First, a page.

Foreknowledge works differently with God than with people because God is sovereign. God foreknew Jesus would go to the cross because it was God’s purpose for Jesus to go to the cross. God foreknew you because, as Romans 8:28 says, you are called according to his purpose. There’s a reason verse 28 comes before verses 29-30. Verses 29-30 explain to us what verse 28 means when it says we are called according to God’s purpose.

And so, when Paul says God foreknew you, it means more than God just knew in advance you would believe. It means God chose you. In fact, when you think about it, it can’t mean merely knowing in advance because, remember, Paul is only talking about what God does for believers here. Everyone whom God foreknows in verse 29 ends up in heaven in verse 30. God knows all people in advance, but not all people go to heaven. And so, this word must mean more than just knowing something in advance. When the Bible says God foreknew you, it also means God chose you.

      1) God chose you because he loved you (cf. Deuteronomy 7:7-8; Jeremiah 31:3)

You might wonder why God chose you. Was it because you were better than other people? Was it because he knew you were going to do something really good in your life? No, there is only one reason the Bible says God chose you. God chose you because he loved you. Doesn’t God love everyone? Yes, but God has a special love for his people, and God chose you because he loved you in this special way.

It’s similar to what we read about Israel in Deuteronomy 7. God says to Israel through Moses: “The LORD did not set his affection on you and choose you because you were more numerous than other peoples … but it was because the LORD loved you.” (Deuteronomy 7:7-8) Once again, doesn’t God love everyone? Yes, but he had a special love for Israel, and that’s why he chose her to be his special people.

God says: “I have loved you with an everlasting love.” (Jeremiah 31:3) That means God loved you from the very beginning, and he will never stop loving you. Why did God choose you? God chose you because he loved you. That’s it. Nothing else.

      2) God chose you before the creation of the world (Ephesians 1:4)

When did God choose you? Ephesians 1:4 says: “For he chose us in him before the creation of the world.” (Ephesians 1:4) God loves you with an everlasting love. He looked forward in time. He saw you. He loved you. He chose you before he even created the world.

Charles Spurgeon said it best:

“I believe the doctrine of election, because I am quite certain that, if God had not chosen me, I should never have chosen Him; and I am sure He chose me before I was born, or else He never would have chosen me afterwards; and He must have elected me for reasons unknown to me, for I never could find in myself why He should have looked upon me with special love.” (Spurgeon’s Autobiography)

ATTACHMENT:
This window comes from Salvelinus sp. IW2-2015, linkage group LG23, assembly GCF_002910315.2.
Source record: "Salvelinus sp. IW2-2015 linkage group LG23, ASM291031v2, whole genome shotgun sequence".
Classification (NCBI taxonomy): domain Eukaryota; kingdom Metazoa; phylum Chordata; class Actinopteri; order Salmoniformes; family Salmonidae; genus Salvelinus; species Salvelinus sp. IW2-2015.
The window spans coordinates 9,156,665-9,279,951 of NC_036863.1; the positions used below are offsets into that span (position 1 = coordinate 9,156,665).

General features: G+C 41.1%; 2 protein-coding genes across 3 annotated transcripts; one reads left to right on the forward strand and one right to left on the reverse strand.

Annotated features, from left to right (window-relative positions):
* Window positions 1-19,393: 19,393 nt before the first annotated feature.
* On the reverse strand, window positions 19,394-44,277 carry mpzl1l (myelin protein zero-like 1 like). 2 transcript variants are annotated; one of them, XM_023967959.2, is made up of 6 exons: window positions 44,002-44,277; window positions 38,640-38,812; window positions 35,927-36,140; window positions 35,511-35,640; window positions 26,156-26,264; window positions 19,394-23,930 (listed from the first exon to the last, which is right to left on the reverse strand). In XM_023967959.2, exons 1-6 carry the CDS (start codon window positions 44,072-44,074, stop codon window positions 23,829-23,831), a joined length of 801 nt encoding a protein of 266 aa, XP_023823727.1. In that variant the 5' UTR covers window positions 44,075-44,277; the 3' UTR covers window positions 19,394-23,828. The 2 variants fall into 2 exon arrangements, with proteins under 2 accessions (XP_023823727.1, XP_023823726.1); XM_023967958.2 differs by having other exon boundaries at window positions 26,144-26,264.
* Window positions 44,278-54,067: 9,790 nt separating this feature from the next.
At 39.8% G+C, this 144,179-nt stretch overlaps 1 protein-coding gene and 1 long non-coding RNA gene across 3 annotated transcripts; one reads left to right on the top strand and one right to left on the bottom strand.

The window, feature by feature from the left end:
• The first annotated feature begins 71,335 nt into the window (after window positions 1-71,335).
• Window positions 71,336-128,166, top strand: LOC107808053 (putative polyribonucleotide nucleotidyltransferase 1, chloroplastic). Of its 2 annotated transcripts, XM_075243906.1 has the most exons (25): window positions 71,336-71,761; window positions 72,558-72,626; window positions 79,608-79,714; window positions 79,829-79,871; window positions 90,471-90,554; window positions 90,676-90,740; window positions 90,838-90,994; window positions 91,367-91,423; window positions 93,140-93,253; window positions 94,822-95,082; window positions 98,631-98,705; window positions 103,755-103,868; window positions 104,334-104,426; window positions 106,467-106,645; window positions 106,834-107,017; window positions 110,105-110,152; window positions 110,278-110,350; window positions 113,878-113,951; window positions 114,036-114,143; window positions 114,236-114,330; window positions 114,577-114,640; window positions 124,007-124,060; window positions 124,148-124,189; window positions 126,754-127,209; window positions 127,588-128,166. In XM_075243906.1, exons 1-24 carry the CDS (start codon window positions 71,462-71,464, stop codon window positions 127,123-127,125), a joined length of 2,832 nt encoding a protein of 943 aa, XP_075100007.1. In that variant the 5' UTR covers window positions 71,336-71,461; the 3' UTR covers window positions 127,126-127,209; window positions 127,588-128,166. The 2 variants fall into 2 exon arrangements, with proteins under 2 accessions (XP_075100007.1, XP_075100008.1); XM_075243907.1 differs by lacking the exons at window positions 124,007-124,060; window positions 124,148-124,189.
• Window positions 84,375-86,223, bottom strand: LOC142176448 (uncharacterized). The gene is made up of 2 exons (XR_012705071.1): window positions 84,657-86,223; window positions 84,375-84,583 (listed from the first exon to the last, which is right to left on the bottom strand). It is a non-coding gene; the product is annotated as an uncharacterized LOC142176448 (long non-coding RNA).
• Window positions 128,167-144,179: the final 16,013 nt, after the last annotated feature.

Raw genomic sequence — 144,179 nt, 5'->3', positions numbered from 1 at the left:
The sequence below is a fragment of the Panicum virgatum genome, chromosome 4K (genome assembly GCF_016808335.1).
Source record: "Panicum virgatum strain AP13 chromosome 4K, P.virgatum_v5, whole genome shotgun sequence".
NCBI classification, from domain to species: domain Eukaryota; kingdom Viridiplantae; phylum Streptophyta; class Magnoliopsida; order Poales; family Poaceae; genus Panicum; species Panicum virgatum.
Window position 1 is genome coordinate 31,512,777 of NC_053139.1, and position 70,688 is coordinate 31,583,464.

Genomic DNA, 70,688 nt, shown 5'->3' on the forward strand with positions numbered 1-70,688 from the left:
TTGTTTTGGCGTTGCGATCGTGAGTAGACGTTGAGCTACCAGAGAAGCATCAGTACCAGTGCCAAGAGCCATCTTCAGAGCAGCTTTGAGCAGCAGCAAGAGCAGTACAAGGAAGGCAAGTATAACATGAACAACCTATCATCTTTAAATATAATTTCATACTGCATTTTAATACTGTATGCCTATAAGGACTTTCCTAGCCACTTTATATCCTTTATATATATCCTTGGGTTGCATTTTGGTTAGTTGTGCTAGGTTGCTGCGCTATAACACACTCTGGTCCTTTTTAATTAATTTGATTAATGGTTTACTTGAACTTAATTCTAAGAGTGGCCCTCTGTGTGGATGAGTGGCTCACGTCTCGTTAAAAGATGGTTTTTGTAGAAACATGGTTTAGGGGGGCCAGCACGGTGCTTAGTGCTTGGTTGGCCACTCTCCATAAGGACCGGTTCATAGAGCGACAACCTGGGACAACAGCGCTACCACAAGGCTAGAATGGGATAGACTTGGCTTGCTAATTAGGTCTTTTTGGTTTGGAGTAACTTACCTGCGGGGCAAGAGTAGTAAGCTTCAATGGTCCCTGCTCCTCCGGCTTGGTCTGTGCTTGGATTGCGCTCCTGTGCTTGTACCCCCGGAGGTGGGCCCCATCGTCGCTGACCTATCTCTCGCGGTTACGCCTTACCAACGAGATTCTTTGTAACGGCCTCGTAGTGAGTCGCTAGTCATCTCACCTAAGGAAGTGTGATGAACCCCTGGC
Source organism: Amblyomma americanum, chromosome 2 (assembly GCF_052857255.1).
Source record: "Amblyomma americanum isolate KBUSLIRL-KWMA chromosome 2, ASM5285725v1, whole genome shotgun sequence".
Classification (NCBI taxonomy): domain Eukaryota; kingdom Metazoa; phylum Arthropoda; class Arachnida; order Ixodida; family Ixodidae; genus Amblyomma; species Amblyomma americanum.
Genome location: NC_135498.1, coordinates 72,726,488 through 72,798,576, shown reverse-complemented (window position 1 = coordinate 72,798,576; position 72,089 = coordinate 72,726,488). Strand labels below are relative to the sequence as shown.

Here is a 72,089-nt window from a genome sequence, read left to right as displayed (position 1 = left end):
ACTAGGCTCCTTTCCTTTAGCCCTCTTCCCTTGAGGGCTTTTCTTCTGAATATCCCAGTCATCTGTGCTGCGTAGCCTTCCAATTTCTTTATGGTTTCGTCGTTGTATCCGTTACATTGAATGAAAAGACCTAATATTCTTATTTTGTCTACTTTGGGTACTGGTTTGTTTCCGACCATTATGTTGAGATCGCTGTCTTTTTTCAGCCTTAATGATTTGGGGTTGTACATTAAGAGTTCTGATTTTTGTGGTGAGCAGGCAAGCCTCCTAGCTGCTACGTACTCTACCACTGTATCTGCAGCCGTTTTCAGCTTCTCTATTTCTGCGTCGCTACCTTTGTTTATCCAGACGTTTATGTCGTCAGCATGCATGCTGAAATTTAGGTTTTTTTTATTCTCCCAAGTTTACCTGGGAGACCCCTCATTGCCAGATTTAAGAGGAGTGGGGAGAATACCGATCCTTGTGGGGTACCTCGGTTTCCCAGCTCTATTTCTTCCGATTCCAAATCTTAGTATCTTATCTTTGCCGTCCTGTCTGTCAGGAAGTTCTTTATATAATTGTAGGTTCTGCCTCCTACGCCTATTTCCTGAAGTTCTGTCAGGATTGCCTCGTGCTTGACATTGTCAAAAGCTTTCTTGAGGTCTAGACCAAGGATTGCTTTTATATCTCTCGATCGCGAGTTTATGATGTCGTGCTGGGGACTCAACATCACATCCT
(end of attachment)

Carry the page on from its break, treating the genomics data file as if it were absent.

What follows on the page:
What’s the first step in the golden chain of salvation? It goes way, way back – back before the creation of the world, back before you ever heard the gospel or believed. God foreknew you. God chose you long before you ever chose him. (cf. John 15:16)

   B. God predestined you (John 6:37,39; Ephesians 1:11)

The next link in the chain is predestination. God predestined you. Some people struggle with this idea of predestination, but once you understand that God foreknew you and chose you, predestination is not that hard to grasp.

      1) Those God foreknew, he also predestined

Paul says in verse 29: “For those God foreknew, he also predestined.” (Romans 8:29) Once God chose you for salvation, he also predestined you for glory. Predestination simply means this. Everyone whom God saves will make it to heaven. That’s not so bad, is it?

When you buy a plane ticket, you have a destination. If all goes well, you will make it to your destination, hopefully on time. But your ticket marks out your destination in advance. It is your pre-destination. Everyone God foreknows or chooses, he also gives them a ticket to heaven. He predestines them, and their destiny is secure. Even if the flight is bumpy, even if you hit some turbulence along the way, God is sovereign. You can trust that he will land the plane, and it will be right on time. Those God foreknew, he also predestined.

Jesus says the same thing in John 6: “All that the Father gives me will come to me…. And this is the will of him who sent me, that I shall lose none of all that he has given me, but raise them up at the last day.” (John 6:37,39) We see the same sequence in Ephesians 1:11: “In him we were also chosen, having been predestined according to the plan of him who works out everything in conformity with the purpose of his will.” (Ephesians 1:11)

      2) God specifically predestined you to be made like Jesus